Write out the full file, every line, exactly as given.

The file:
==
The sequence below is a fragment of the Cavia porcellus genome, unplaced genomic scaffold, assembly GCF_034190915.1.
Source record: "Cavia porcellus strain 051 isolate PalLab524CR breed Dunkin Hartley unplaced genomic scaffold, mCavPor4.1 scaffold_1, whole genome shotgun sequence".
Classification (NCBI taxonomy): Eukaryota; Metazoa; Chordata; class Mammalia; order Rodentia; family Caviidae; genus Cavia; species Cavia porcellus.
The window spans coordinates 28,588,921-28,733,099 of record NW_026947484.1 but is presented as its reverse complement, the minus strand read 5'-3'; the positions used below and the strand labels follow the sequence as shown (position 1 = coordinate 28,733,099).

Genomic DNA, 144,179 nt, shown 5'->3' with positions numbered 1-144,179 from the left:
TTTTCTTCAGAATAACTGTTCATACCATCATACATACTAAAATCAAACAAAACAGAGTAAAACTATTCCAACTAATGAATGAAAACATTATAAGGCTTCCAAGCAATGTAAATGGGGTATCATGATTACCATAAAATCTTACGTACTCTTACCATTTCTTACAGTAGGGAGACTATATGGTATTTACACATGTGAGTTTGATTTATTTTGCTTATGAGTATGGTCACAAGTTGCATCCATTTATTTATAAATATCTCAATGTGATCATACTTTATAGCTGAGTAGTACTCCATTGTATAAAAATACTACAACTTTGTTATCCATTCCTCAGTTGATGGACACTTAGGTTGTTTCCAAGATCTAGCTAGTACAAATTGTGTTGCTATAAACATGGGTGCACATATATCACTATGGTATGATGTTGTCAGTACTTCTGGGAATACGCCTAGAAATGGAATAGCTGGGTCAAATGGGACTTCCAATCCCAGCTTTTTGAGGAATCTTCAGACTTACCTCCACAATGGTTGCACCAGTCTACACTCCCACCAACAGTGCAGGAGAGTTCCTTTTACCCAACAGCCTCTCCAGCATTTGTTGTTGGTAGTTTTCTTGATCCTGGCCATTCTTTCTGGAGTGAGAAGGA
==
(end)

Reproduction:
The sequence below is a fragment of the Cavia porcellus genome, unplaced genomic scaffold, assembly GCF_034190915.1.
Source record: "Cavia porcellus strain 051 isolate PalLab524CR breed Dunkin Hartley unplaced genomic scaffold, mCavPor4.1 scaffold_1, whole genome shotgun sequence".
Classification (NCBI taxonomy): Eukaryota; Metazoa; Chordata; class Mammalia; order Rodentia; family Caviidae; genus Cavia; species Cavia porcellus.
The window spans coordinates 28,588,921-28,733,099 of record NW_026947484.1 but is presented as its reverse complement, the minus strand read 5'-3'; the positions used below and the strand labels follow the sequence as shown (position 1 = coordinate 28,733,099).

Genomic DNA, 144,179 nt, shown 5'->3' with positions numbered 1-144,179 from the left:
TTTTCTTCAGAATAACTGTTCATACCATCATACATACTAAAATCAAACAAAACAGAGTAAAACTATTCCAACTAATGAATGAAAACATTATAAGGCTTCCAAGCAATGTAAATGGGGTATCATGATTACCATAAAATCTTACGTACTCTTACCATTTCTTACAGTAGGGAGACTATATGGTATTTACACATGTGAGTTTGATTTATTTTGCTTATGAGTATGGTCACAAGTTGCATCCATTTATTTATAAATATCTCAATGTGATCATACTTTATAGCTGAGTAGTACTCCATTGTATAAAAATACTACAACTTTGTTATCCATTCCTCAGTTGATGGACACTTAGGTTGTTTCCAAGATCTAGCTAGTACAAATTGTGTTGCTATAAACATGGGTGCACATATATCACTATGGTATGATGTTGTCAGTACTTCTGGGAATACGCCTAGAAATGGAATAGCTGGGTCAAATGGGACTTCCAATCCCAGCTTTTTGAGGAATCTTCAGACTTACCTCCACAATGGTTGCACCAGTCTACACTCCCACCAACAGTGCAGGAGAGTTCCTTTTACCCAACAGCCTCTCCAGCATTTGTTGTTGGTAGTTTTCTTGATCCTGGCCATTCTTTCTGGAGTGAGAAGGA